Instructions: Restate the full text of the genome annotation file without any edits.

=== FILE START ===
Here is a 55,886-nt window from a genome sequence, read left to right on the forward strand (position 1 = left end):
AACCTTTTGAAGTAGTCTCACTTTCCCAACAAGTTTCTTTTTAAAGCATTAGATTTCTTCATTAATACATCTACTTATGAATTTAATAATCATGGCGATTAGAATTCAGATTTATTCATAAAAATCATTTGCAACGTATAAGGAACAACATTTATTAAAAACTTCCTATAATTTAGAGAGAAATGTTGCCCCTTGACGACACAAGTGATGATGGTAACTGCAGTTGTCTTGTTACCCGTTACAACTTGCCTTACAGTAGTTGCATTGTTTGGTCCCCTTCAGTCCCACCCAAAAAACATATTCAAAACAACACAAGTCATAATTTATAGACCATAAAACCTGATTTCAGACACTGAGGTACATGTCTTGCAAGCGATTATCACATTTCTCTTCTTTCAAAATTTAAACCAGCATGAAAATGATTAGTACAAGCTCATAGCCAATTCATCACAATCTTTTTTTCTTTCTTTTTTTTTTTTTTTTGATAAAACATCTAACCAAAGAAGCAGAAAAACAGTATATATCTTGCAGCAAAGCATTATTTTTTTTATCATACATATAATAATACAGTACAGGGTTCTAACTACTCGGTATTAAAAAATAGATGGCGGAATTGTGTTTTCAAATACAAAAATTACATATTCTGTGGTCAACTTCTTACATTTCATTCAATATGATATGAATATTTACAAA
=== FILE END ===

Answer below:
Here is a 55,886-nt window from a genome sequence, read left to right on the forward strand (position 1 = left end):
AACCTTTTGAAGTAGTCTCACTTTCCCAACAAGTTTCTTTTTAAAGCATTAGATTTCTTCATTAATACATCTACTTATGAATTTAATAATCATGGCGATTAGAATTCAGATTTATTCATAAAAATCATTTGCAACGTATAAGGAACAACATTTATTAAAAACTTCCTATAATTTAGAGAGAAATGTTGCCCCTTGACGACACAAGTGATGATGGTAACTGCAGTTGTCTTGTTACCCGTTACAACTTGCCTTACAGTAGTTGCATTGTTTGGTCCCCTTCAGTCCCACCCAAAAAACATATTCAAAACAACACAAGTCATAATTTATAGACCATAAAACCTGATTTCAGACACTGAGGTACATGTCTTGCAAGCGATTATCACATTTCTCTTCTTTCAAAATTTAAACCAGCATGAAAATGATTAGTACAAGCTCATAGCCAATTCATCACAATCTTTTTTTCTTTCTTTTTTTTTTTTTTTTGATAAAACATCTAACCAAAGAAGCAGAAAAACAGTATATATCTTGCAGCAAAGCATTATTTTTTTTATCATACATATAATAATACAGTACAGGGTTCTAACTACTCGGTATTAAAAAATAGATGGCGGAATTGTGTTTTCAAATACAAAAATTACATATTCTGTGGTCAACTTCTTACATTTCATTCAATATGATATGAATATTTACAAA